support the needs of programs and other corporate obligations of governmental organizations."
Expenditures for this program activity of $32.4M exceeded authorities of $30.8M meaning expenditures 5% over authority and 6% below the previous year.
What did our tax dollars buy?
Better coordination of internal services roles including capital planning and
information technology services; develop and pursue talent management strategies; enhance corporate planning, finance and reporting processes and tools. All were stated to be mostly met.
- "gained a clearer sense of where we were and what we needed to do to get the most impacts from our IT investments." LAC "intend to use the results in 2011–2012 to define, describe and align an updated corporate IT architecture." One wonders how the recently announced decision to move most IT services into one central department, Shared Services Canada, will impact on these directions.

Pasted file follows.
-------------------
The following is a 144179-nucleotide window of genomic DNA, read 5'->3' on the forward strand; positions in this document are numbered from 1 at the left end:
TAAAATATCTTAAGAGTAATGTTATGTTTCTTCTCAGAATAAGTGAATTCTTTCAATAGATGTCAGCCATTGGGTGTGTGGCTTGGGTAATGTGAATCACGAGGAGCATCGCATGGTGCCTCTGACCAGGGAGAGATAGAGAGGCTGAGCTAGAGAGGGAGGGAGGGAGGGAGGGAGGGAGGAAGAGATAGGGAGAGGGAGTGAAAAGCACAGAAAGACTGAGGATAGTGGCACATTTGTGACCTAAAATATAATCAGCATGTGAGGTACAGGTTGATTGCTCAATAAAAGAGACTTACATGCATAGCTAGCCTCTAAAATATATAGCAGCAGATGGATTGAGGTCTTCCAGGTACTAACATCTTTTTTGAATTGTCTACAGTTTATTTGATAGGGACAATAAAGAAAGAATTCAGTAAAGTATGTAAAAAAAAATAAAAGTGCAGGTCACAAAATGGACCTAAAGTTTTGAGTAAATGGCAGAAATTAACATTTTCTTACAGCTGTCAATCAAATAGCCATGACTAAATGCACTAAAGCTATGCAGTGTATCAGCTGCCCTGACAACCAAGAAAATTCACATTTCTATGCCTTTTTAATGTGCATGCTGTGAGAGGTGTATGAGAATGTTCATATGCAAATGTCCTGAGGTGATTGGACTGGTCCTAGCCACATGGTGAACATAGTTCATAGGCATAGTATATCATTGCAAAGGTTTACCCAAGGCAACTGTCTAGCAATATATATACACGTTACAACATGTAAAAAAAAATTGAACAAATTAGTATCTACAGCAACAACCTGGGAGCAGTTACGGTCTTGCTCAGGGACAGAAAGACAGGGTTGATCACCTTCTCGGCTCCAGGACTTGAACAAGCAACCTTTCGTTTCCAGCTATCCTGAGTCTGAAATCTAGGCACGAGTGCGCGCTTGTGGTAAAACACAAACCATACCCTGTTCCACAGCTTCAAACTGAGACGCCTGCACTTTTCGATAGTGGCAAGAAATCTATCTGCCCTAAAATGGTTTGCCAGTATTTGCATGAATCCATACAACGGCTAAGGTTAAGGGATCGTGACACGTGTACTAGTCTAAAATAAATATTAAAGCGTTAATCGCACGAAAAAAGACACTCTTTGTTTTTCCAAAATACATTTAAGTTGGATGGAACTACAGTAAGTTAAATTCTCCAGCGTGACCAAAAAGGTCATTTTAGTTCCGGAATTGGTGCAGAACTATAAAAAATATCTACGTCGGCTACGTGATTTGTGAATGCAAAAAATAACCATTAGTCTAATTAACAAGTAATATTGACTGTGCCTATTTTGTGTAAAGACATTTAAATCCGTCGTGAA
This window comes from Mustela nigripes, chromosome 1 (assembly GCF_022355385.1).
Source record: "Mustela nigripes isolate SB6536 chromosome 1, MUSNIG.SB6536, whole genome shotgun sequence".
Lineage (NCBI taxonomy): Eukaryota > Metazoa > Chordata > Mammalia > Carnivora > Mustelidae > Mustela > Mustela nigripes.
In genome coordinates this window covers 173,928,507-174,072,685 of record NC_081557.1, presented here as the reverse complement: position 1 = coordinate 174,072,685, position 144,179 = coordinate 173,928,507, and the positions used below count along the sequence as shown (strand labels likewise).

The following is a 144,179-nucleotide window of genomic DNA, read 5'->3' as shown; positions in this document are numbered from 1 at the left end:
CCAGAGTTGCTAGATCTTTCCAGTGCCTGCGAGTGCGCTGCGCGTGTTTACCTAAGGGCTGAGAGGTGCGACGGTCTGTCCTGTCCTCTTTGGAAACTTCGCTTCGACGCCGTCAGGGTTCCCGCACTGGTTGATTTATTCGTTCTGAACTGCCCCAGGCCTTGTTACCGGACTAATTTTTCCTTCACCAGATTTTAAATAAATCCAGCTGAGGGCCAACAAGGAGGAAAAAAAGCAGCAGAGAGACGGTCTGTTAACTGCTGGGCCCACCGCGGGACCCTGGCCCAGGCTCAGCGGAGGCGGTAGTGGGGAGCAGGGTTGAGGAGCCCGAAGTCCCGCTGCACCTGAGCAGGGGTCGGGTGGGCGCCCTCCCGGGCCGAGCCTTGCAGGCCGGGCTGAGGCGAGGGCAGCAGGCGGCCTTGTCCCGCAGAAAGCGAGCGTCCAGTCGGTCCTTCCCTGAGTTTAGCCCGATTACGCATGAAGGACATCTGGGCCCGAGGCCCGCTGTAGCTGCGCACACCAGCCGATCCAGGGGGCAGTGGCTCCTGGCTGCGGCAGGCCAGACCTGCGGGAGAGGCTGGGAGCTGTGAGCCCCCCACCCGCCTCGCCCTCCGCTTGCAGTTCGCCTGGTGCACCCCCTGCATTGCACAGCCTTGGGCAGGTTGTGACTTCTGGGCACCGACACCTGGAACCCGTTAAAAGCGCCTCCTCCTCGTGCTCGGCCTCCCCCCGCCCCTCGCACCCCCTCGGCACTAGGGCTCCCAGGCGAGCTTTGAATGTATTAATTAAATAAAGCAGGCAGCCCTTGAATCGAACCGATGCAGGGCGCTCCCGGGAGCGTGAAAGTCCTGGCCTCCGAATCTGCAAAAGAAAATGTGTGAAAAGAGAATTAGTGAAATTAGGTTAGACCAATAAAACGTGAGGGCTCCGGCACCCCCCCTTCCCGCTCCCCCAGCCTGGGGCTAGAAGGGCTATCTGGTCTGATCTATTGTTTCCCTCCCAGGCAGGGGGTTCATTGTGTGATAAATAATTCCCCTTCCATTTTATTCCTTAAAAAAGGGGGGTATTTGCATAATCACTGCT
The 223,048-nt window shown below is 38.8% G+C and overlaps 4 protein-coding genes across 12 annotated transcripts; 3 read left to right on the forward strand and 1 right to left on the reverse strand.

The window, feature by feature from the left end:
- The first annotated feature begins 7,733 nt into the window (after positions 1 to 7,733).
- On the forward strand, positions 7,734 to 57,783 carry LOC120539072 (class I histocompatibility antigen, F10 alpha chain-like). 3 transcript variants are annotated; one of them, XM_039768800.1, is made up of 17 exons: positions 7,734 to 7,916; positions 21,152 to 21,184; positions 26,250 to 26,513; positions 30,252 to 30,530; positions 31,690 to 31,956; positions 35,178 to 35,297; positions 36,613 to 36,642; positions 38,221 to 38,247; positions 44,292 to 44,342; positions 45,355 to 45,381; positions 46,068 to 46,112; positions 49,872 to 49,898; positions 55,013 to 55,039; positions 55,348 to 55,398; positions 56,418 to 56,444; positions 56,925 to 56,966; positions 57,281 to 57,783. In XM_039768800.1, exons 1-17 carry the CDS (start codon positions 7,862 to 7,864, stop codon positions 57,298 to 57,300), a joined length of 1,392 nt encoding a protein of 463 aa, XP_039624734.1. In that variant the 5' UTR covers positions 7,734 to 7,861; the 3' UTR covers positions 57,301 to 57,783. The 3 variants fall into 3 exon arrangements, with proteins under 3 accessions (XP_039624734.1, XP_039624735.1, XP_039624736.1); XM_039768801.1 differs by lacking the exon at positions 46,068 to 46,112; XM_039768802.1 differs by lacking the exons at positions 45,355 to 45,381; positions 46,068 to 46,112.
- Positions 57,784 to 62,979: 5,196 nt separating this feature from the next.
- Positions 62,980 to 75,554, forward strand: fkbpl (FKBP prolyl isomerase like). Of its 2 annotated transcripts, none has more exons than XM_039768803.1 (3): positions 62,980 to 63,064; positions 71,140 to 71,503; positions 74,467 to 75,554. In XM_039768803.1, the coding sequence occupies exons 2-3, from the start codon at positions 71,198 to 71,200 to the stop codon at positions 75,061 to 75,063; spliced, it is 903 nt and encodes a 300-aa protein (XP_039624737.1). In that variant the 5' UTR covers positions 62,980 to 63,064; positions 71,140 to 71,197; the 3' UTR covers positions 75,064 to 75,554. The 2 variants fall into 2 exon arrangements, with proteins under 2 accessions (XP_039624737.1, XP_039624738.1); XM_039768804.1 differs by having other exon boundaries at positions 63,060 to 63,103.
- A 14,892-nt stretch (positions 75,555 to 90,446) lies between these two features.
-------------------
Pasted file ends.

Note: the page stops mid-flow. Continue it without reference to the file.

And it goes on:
- "focused on creating and implementing the communications strategy needed to build collaboration with all stakeholders with an interest in the work of LAC ... much of this took place through LAC outreach. For example, the Deputy Head and Librarian and Archivist of Canada and senior management made many presentations at meetings and conferences." Only one presentation, and that a short welcome at the opening session of the BIFHSGO conference, was made to the organization's single largest client group -- family historians.
- through the "LAC Stakeholders Forum. The Canadian documentary heritage institutions that took part in the Forum reached a consensus that the task of managing Canada’s documentary heritage is too complex for any one institution to pursue in isolation." Concensus! This is at variance with the view of the Canadian Association of University Teachers, represented on the Forum, that challenges the notion that "LAC’s key role extends only to the management of legal deposit and the preservation of the federal government records."